MLflow Projects

An MLflow Project is a format for packaging data science code in a reusable and reproducible way, based primarily on conventions. In addition, the Projects component includes an API and command-line tools for running projects, making it possible to chain together projects into workflows.


At the core, MLflow Projects are just a convention for organizing and describing your code to let other data scientists (or automated tools) run it. Each project is simply a directory of files, or a Git repository, containing your code. MLflow can run some projects based on a convention for placing files in this directory (for example, a conda.yaml file is treated as a Conda environment), but you can describe your project in more detail by adding a MLproject file, which is a YAML formatted text file. Each project can specify several properties:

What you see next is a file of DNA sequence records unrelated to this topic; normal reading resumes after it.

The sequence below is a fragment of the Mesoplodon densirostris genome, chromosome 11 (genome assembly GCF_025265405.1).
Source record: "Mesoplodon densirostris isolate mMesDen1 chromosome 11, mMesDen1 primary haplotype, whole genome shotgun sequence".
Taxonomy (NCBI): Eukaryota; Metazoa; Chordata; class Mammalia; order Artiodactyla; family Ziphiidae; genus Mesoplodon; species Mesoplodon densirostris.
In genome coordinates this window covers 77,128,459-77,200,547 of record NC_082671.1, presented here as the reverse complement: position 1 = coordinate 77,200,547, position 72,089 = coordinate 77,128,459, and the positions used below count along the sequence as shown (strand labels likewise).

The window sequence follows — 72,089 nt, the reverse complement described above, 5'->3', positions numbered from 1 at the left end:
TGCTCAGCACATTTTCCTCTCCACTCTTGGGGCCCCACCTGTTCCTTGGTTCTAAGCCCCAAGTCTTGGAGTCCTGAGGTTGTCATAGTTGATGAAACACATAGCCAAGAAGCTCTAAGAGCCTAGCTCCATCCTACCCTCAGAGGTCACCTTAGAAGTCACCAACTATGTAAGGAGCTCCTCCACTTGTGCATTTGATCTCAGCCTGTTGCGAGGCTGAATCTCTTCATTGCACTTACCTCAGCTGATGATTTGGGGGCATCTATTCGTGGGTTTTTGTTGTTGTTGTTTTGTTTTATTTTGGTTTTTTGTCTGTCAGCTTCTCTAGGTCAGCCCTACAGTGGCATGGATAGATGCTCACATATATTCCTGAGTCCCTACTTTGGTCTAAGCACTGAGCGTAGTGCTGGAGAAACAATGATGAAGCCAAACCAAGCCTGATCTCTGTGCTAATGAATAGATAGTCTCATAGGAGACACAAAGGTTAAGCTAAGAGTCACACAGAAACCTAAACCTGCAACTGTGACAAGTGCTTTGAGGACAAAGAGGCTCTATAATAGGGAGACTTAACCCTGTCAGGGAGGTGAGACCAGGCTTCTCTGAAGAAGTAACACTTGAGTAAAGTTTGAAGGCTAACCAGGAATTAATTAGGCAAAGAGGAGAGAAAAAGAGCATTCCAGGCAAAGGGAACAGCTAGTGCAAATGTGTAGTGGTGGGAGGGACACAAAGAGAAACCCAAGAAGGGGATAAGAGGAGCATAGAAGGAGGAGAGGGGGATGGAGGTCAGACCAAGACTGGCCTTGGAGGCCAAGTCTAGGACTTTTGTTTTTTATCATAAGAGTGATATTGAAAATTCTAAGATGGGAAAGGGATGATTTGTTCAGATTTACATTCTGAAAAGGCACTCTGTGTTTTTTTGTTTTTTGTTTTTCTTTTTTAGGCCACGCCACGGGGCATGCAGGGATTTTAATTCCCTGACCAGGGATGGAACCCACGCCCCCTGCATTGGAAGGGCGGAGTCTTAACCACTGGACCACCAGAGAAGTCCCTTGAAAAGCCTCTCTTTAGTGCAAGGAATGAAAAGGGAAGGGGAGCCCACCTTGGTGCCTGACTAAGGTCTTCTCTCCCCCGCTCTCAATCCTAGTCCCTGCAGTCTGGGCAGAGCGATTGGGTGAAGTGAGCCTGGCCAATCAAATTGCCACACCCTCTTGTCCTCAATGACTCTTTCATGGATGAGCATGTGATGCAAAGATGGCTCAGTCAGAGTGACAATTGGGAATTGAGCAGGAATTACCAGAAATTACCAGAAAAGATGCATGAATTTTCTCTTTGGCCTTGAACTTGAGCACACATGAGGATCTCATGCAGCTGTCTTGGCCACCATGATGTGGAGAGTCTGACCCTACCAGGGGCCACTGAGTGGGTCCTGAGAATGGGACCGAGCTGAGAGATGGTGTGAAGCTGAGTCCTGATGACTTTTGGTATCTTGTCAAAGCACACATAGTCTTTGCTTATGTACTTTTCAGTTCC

A human-readable name for the project.
Entry Points
Commands that can be run within the project, and information about their parameters. Most projects contain at least one entry point that you want other users to call. Some projects can also contain more than one entry point: for example, you might have a single Git repository containing multiple featurization algorithms. You can also call any .py or .sh file in the project as an entry point. If you list your entry points in a MLproject file, however, you can also specify parameters for them, including data types and default values.
The software environment that should be used to execute project entry points. This includes all library dependencies required by the project code. See Project Environments for more information about the software environments supported by MLflow Projects, including Conda environments and Docker containers.

You can run any project from a Git URI or from a local directory using the mlflow run command-line tool, or the Python API. These APIs also allow submitting the project for remote execution on Databricks.